Nobody particularly wants to see coyotes in their neighborhood, but they’re especially scary for pet owners. Coyotes are omnivorous scavengers, but they will prey on smaller pets if given the opportunity. The predator often preys on house cats that go out at night, and they’ll infrequently attack smaller dogs, too.
Don’t assume your dog or cat is safe just because you don’t think wildlife lives nearby. Coyotes are highly adaptable and have learned to live and thrive in even the busiest of urban environments. If you have a pet that goes outside, you need to know how to keep it safe. Here are four ways you can make your yard inhospitable to coyotes.
Clean up food sources
Coyotes don’t come to neighborhood yards because they’re looking to prey on pets. Usually, they sniff out some source of food and follow it into a yard. Coyotes are opportunistic scavengers, so they’re not picky eaters. Fallen fruit, birdseed, garbage, and compost will attract them if they can smell it. They’re especially attracted, unsurprisingly, to the smell of meat and bones. Like most other wildlife, coyotes are also attracted to sources of water they can drink.
Make any sources of food inaccessible. Tie garbage cans closed with bungee cords. Keep all your garbage in sealable plastic garbage bags. Make sure your bird feeders aren’t dropping birdseed onto the ground. Clean up fallen fruit regularly to keep it from rotting. Clean your grill thoroughly immediately after you cook on it. Find and fix sources of excess water, such as plumbing leaks, puddles, or runoff. If coyotes don’t have a reason to come onto your property, they’re much less likely to bother your pet.
Don’t let pets out during hunting hours
Coyotes are diurnal, which means they’re most active during the dawn and dusk hours. They scavenge for food and hunt for prey during the early morning and around sunset. During these times of day, coyotes tend to be less shy and more aggressive about eating. It’s still very unlikely that they’d approach you, but they might attack a defenseless pet. Coyotes also tend to remain more active at night, when they can roam around unseen more easily.
Even if you have an outdoor pet, it’s a good idea to keep them inside starting at dusk. Don’t let dogs or cats out at night without a human chaperone. In general, don’t leave pets outside unsupervised for long periods of time, especially if they’re leashed. Only let your pets outside in enclosed spaces, like a fenced-off yard. Finally, never feed your pet outside. If it’s time for your pet to eat, bring them in. Outside, coyotes are liable to steal your pet’s food–and they might not stop there!
Clear Out Hiding Places
Coyotes are very shy animals by nature. They don’t want to run into your any more than you want to run into them. Coyotes spend most of their days hiding or resting in hidden, shaded areas. When they have to move, they tend to skulk around in bushes, undergrowth, and other forms of natural cover. In general, the more hidden a coyote can make itself, the more comfortable it will feel.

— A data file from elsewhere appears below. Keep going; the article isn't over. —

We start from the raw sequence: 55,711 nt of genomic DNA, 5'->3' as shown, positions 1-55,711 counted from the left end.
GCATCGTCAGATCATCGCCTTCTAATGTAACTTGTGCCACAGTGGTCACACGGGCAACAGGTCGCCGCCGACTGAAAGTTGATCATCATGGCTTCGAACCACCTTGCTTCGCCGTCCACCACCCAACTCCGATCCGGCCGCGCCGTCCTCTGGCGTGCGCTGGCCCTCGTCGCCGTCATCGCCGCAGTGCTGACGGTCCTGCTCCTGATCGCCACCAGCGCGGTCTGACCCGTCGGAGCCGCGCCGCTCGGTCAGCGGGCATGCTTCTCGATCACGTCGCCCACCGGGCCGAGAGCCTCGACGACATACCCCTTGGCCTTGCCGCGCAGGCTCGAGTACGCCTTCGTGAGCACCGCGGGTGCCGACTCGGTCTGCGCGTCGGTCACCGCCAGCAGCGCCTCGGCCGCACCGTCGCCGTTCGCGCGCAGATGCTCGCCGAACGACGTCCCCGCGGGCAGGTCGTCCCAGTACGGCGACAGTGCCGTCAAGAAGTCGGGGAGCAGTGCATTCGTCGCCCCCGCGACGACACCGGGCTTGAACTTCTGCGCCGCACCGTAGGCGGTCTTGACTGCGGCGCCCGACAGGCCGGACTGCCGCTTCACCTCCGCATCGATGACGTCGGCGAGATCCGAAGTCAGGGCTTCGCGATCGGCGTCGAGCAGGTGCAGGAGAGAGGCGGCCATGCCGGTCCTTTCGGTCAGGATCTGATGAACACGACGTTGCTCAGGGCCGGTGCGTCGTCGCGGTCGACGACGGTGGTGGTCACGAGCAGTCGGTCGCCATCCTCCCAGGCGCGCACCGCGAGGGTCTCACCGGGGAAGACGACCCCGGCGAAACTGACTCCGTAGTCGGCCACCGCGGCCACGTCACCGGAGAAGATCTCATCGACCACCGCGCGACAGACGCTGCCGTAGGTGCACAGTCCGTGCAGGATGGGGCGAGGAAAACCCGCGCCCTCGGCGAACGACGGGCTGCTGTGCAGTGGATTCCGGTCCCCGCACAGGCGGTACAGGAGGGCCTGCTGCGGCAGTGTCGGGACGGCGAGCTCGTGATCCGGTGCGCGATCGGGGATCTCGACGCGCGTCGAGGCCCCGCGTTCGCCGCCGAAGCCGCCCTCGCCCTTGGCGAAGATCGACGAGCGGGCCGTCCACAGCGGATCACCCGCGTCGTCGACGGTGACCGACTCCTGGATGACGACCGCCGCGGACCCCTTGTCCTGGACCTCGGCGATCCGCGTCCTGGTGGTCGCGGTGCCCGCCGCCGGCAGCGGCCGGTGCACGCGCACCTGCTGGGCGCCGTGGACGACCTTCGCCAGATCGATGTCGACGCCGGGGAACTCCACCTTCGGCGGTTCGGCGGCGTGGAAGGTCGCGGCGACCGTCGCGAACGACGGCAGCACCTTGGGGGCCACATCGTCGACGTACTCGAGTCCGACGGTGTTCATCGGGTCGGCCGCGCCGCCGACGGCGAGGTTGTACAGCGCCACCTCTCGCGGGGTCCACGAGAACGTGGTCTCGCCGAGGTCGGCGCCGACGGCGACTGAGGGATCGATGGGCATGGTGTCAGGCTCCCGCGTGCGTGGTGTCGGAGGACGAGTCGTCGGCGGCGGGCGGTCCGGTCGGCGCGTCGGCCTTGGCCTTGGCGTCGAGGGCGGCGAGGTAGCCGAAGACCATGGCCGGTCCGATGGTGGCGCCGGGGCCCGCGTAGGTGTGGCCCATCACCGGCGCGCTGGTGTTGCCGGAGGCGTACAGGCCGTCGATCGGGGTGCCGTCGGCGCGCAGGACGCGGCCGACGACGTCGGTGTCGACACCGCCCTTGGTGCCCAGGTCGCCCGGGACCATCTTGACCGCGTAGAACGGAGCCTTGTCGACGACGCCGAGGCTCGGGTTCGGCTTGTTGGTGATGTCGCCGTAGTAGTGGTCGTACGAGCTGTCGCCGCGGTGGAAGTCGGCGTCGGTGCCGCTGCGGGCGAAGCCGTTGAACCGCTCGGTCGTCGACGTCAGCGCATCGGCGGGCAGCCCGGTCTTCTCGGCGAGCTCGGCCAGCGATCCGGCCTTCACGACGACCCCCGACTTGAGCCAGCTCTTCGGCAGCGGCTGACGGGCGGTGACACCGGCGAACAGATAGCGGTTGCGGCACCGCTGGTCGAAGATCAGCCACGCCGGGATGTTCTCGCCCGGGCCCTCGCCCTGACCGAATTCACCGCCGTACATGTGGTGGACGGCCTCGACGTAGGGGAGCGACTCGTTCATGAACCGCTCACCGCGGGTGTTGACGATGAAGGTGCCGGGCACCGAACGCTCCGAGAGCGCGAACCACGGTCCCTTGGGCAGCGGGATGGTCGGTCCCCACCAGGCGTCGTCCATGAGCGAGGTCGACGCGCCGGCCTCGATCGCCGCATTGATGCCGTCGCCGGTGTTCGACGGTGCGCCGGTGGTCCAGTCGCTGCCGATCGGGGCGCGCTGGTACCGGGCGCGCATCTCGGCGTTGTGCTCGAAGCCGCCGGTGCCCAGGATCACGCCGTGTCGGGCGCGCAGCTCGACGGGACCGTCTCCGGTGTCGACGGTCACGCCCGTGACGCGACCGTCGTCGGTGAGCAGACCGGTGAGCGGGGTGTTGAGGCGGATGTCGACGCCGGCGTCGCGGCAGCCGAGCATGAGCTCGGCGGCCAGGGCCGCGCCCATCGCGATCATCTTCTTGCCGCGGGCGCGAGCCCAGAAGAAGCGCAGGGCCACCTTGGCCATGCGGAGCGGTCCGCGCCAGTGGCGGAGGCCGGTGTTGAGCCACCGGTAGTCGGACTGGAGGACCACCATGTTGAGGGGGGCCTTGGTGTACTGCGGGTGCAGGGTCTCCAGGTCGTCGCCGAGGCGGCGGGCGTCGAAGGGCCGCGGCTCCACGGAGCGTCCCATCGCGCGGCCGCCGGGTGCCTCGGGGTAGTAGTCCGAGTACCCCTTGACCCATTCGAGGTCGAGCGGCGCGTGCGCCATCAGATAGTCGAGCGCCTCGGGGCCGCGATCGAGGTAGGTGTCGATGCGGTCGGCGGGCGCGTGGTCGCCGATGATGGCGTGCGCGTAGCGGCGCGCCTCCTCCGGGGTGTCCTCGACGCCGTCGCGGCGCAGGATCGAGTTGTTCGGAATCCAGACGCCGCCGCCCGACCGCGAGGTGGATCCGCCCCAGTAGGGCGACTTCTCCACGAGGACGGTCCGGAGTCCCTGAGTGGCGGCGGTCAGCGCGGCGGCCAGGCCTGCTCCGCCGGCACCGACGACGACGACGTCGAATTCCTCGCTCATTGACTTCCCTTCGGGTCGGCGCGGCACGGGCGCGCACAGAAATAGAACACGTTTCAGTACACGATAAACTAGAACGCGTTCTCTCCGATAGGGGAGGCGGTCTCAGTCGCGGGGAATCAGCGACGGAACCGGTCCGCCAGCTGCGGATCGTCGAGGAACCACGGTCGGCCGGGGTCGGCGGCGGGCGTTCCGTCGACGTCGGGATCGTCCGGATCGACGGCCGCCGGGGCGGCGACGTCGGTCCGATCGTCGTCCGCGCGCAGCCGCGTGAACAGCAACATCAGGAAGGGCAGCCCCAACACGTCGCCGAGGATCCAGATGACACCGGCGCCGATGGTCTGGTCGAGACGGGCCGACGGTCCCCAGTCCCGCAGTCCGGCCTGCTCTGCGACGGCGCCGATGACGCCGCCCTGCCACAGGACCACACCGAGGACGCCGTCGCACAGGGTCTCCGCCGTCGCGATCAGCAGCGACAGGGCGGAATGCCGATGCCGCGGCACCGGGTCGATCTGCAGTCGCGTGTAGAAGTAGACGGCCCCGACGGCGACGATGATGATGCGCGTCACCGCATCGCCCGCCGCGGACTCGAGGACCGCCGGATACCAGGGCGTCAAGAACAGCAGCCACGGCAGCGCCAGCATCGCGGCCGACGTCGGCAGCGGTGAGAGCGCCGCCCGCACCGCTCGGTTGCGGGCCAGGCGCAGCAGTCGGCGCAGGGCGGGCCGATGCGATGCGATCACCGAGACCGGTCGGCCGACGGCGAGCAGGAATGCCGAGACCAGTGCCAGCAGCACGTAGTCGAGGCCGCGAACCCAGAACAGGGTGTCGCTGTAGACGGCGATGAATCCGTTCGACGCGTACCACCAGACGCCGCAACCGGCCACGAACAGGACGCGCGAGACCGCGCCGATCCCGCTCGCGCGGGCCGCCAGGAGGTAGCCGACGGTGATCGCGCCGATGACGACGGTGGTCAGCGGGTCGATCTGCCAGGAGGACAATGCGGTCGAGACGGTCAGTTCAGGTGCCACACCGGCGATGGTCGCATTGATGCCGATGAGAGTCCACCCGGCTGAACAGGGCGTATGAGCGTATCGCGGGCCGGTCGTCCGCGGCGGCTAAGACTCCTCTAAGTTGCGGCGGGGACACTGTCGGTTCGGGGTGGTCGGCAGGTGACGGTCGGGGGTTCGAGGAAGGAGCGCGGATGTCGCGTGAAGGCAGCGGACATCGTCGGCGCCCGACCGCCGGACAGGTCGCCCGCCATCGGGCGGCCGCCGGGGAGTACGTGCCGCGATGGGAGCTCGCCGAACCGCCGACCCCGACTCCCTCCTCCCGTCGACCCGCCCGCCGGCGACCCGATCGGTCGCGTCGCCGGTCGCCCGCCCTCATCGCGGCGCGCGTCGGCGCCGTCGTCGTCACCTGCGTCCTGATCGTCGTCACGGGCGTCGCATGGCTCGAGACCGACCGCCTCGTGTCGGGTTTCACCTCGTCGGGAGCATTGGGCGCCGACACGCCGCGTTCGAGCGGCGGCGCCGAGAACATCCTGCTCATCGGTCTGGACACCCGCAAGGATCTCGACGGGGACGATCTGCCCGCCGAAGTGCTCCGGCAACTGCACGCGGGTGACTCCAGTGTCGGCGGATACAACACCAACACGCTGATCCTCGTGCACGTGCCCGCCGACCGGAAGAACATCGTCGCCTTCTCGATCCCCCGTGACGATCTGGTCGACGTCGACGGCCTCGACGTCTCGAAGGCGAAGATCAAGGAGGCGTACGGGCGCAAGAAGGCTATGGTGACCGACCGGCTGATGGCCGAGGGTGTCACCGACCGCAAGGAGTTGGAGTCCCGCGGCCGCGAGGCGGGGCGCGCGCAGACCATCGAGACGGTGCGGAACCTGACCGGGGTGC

You don’t want coyotes to feel comfortable on your property. To prevent that, you have to deprive them of hiding places and sources of cover. They use tall grass, lines of shrubbery and bushes, and shade to move around unseen. Keep your grass and plants trimmed short to take away their preferred avenues of accessing your yard. Make sure they can’t squeeze under your porches, decks, or sheds, too. You don’t even want a coyote passing through, much less hanging around for a day or more.
Scare Them Off
As we’ve mentioned, coyotes are shy and opportunistic. They’re looking for food and dens they don’t have to work for; not a fight. If you see a coyote wandering around your neighborhood, scare it off. Make noise by shouting, clapping, and stomping, throw things near it, maintain eye contact, and draw yourself up. Never run away; either walk toward them confidently or back away while maintaining eye contact.
If you’re not around, you could also install coyote-scaring measure around your home. Floodlights or sprinkler systems triggered by movement will scare away coyotes skulking around your home at night. You could also invest in some kind of sound-producing equipment. Remember: if a coyote seems aggressive or isn’t frightened of you, report it to animal control immediately. Aggressive coyotes may bark, growl, stalk pets, or wander into yards during the day. Do not approach coyotes that seem aggressive. Coyote attacks on humans are very rare, but they do happen.
If you need help dealing with a coyote problem in your neighborhood, give Varment Guard a call any time. Our experts live-trap and relocate coyotes humanely and effectively. We can also help exclude them from your property, so you don’t have to deal with them again.
When it comes to coyotes, it’s always better to be safe than sorry. We’re ready to help keep your pets safe with a permanent solution, so call today!BACK TO BLOG